We Used to Play with Ironing Boards…
Playtime ironing: how toys programme gender roles into our kids
When I dug through old photos of me and my sister as kids, I often found us poised beside a barrage of bright, objectively useless toys. Indeed, this is how it should be. We foster our children’s freedom from the boredom of Brexit (or whatever did the soul destroying in the ‘90s; dial-up internet, for instance) with good, honest fun. In one picture, however, my sister is doing something strange: she is ironing. Or at least, she is pretending to iron. There she is with her baby-sized board and stone-cold implement, pretending to embrace the dullest activity conceived by mankind. And we never even questioned it.
Such domestic playthings are littered throughout our houses. It’s bizarre, and unclear why early exposure to adulthood monotony is limited to household chores. After all, we don’t stick kids in tiny job centres or give them miniature tax returns. Then again, youngsters have been playing house since the dawn of time (or the dawn of houses, presumably). We even have entire theme parks dedicated to the concept. KidZania, the leisure facility in which children are effectively sent to work, is now open across 20 countries and has won multiple awards. Kids like to act like their parents – so what?
Take another look at these toys. Note the barrage of pink squeezed into every corner, the purpling edges of that tiny vacuum cleaner, how adverts almost exclusively feature a little girl. On the other hand, we have blue toolkits, dark green workbenches and cute little boys wearing hard hats. The message is clear: boys should do boy things like DIY and construction, while girls clean the clothes and cook the dinner.
We are setting up our kids to maintain the very same gender roles we struggle to abolish.
It would be all too easy to throw blame at the manufacturers. Like any retail business, they work on the basis of supply and demand, and we provide the demand. Perhaps adults are buying these toys in their own image, projecting their own daily activities and hobbies upon their kids. Or, as is more likely, children pick up on their respective duties from their parents. Guess what they learn from their mother?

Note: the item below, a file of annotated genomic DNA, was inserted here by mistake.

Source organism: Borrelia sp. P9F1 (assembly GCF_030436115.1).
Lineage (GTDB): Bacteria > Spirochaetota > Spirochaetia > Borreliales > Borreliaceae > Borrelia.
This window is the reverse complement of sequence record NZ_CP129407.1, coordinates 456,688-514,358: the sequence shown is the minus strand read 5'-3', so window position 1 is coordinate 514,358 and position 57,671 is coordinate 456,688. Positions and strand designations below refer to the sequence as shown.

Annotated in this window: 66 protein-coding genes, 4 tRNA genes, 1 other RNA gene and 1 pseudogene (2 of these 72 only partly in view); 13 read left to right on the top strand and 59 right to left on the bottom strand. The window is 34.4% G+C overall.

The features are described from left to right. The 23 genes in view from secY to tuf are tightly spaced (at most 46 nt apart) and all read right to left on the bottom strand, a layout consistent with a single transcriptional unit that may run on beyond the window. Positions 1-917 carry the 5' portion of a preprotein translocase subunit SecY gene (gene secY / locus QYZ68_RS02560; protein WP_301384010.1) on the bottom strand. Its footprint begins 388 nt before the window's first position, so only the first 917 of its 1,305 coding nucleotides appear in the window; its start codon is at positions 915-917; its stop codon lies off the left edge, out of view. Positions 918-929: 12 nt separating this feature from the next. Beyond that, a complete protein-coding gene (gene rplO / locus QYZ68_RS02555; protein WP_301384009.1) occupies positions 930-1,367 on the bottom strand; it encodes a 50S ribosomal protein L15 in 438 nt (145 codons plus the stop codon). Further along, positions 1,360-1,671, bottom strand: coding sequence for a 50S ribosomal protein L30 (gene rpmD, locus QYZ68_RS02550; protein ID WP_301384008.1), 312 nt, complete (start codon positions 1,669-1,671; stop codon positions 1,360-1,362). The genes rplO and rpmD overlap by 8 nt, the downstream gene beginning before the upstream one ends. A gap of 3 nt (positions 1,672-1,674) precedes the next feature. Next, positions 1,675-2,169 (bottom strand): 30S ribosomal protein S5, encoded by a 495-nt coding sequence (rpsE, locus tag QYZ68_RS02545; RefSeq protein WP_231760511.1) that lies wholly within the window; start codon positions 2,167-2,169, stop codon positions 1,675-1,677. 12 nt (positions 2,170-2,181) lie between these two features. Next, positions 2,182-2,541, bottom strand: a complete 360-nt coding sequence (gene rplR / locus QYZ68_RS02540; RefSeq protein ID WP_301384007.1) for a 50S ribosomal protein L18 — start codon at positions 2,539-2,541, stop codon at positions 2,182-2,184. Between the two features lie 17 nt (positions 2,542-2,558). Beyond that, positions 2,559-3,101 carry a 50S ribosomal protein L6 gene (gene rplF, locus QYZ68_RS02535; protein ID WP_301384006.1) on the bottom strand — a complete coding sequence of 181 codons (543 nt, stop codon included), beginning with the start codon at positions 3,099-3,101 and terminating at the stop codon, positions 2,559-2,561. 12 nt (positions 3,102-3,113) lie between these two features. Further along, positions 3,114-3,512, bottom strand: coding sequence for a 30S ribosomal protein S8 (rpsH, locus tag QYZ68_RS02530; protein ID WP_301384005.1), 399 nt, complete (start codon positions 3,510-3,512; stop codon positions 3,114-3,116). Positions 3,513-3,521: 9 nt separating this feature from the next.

Research into the division of household labour is definitive: women still do the lion’s share, doing up to 60% more housework than men. Even when presented with the scenario of a same-sex household, research subjects lumbered the partner who expressed more ‘feminine’ interests – shopping or romcoms – with traditionally female roles like childcare, groceries, and doing the laundry. TV ads do little to relieve these stereotypes. Every fifteen minutes a woman will soar across the screen on her favourite new vacuum cleaner, or she’ll gaze at a bottle of Dettol like it’s her first child.
This divide, however, isn’t only confined to visual cues; it’s embedded in the very language we use. When we refer to men doing chores, we don’t call it ‘cleaning up’ or ‘doing housework’ – we call it ‘helping around the house’. In a single word we shift the main responsibility somewhere else, and reward men with connotations of heroism and voluntary aid. For a woman, on the other hand, it’s practically a prerequisite of being female.
Some argue this is simply the way of things. A review of anecdotal evidence suggests many women do, apparently, just genuinely care more about cleanliness. Surely, one might say, a man should not be punished simply because their partner has a less favourable view of mess? One New York columnist proved logic can be bullied into the weirdest of forms by arguing this very point. “I like having magazines strewn across the coffee table. My wife doesn’t,” explains Jonathan Chait. His reasoning is, since he sees no harm in a little mess, he shouldn’t be subjected to her rules about cleanliness.
OK Jonathan, I’m sure you’re totally fine with the excrement caked against the walls of the toilet, and of course you wouldn’t bat an eyelid when rats begin to circle that overflowing bin. Oh, because you’re unphased by an unmade bed or magazines being scattered across the table, that means all housework is optional? Seriously? Come on.
When it comes to the division of housework, we could open a whole can of worms regarding the ‘breadwinner’ and household maintenance falling on whoever spends the most time at home. This might even be a convincing argument, if it weren’t true that the more a woman out-earns her partner, the less housework he does.
Clearly, traditional domestic gender roles are still heavily embedded in our culture. We like to think times are changing – and they are – but, equally, we protect antiquated ideals via the toys we give our children. It’s time to alter the demand. If you must purchase a mini ironing board for your offspring, choose a neutral-coloured one like my sister and I had. Buy a toolkit for your little girl. Swim against the wave of pink crashing over chore-related toys. It’s time to teach children that housework is genderless.